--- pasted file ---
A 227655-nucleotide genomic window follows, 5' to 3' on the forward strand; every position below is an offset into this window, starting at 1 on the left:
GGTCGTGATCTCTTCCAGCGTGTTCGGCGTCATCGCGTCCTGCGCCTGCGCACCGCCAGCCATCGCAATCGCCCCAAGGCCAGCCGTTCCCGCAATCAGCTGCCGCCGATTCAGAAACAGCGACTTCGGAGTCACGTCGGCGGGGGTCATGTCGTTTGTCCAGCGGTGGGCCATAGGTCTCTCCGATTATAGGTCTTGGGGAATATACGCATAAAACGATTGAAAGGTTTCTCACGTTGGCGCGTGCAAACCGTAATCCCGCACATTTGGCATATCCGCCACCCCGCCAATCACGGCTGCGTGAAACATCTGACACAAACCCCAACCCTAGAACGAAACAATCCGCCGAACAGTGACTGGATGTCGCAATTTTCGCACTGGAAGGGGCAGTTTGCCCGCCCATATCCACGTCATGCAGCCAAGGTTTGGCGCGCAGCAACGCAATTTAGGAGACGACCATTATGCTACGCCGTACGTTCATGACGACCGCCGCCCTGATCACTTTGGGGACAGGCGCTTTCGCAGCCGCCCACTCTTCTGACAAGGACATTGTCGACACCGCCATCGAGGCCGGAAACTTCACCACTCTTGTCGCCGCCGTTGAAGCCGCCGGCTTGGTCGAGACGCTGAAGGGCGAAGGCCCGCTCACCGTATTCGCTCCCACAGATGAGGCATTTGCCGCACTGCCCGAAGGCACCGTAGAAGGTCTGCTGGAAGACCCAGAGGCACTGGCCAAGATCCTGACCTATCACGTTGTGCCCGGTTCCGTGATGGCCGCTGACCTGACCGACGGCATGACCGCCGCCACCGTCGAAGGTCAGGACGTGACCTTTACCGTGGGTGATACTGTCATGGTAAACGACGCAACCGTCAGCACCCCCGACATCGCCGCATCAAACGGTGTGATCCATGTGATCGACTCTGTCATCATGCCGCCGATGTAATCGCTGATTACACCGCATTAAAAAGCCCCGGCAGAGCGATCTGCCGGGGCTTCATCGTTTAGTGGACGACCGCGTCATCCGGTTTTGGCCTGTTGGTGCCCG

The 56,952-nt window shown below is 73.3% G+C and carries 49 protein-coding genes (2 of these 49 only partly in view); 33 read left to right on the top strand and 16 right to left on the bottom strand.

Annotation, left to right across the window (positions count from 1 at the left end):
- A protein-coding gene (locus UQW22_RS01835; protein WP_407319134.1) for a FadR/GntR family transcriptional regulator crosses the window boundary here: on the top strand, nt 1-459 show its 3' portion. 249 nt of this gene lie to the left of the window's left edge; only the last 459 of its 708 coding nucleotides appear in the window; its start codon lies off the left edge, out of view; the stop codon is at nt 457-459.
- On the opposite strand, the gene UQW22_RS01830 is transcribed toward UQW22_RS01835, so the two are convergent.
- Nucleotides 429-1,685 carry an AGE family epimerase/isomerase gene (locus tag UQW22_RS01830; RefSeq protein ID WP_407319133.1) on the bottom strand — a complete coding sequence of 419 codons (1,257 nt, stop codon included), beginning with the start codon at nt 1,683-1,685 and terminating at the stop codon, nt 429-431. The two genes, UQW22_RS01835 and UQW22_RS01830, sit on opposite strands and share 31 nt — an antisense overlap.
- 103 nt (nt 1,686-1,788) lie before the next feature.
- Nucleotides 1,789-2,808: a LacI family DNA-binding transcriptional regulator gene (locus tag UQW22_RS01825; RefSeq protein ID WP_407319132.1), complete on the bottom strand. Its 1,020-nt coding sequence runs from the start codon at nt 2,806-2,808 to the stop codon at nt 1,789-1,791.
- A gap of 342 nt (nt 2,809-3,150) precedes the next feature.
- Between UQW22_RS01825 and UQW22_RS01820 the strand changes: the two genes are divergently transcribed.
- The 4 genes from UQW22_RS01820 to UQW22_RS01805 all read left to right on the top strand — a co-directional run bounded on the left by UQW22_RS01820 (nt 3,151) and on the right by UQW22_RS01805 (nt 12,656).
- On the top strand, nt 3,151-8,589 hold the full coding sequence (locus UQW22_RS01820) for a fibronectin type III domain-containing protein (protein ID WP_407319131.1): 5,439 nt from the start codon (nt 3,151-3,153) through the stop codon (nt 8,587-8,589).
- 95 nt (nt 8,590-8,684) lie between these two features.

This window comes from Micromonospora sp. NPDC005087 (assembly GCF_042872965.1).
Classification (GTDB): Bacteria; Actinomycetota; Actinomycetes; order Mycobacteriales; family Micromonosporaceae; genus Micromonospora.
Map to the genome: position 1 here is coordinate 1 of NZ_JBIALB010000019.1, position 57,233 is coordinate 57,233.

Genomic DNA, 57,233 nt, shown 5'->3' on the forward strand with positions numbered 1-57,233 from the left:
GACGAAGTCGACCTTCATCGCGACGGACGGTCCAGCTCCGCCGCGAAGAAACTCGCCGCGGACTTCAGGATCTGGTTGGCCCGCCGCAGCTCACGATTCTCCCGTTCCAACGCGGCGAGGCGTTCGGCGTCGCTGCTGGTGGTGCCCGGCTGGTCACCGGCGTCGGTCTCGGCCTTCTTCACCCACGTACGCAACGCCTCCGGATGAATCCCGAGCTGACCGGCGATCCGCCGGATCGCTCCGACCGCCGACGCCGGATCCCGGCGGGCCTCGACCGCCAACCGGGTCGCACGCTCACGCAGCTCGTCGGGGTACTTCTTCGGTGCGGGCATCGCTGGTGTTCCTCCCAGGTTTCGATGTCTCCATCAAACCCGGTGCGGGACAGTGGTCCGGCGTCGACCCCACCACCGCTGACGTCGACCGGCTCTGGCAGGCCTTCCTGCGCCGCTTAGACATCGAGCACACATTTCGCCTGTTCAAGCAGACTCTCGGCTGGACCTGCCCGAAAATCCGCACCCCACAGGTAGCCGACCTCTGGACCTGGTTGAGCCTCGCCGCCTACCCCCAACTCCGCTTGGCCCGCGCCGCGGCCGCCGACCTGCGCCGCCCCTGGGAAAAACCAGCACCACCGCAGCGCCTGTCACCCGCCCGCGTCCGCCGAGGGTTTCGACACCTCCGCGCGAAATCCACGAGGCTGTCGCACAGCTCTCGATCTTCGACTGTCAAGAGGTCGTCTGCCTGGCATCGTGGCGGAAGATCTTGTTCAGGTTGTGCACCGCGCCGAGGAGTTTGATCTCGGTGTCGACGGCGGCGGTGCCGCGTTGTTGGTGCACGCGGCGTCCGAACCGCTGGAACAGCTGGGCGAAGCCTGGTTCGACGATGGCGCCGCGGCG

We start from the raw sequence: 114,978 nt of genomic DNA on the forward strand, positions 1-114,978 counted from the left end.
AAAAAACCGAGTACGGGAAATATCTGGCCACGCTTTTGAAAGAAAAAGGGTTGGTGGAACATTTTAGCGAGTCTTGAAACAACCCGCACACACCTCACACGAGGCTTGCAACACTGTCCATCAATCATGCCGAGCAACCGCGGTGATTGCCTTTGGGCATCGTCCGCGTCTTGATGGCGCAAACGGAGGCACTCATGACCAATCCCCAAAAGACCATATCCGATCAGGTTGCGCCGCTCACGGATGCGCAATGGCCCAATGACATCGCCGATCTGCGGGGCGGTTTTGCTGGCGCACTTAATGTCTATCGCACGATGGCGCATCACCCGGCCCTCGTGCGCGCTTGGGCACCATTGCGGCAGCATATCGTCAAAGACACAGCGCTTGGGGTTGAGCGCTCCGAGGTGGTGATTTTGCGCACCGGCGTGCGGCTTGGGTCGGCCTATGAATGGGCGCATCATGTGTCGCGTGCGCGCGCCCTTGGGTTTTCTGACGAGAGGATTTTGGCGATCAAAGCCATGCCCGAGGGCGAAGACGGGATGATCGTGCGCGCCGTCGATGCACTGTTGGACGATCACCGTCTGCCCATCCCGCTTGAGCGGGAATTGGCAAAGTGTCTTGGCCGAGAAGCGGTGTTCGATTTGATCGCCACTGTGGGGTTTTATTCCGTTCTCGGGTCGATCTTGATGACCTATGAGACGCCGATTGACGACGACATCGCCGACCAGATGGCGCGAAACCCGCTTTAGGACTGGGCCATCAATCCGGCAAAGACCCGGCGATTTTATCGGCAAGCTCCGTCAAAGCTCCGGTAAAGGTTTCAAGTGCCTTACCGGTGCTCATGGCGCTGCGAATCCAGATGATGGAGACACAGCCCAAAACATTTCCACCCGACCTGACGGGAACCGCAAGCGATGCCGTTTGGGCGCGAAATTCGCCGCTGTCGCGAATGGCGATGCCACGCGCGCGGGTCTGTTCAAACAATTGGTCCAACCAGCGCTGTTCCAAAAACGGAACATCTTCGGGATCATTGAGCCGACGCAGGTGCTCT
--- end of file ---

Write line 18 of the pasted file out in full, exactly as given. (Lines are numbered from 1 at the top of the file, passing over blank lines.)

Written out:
Genomic DNA, 57,233 nt, shown 5'->3' on the forward strand with positions numbered 1-57,233 from the left: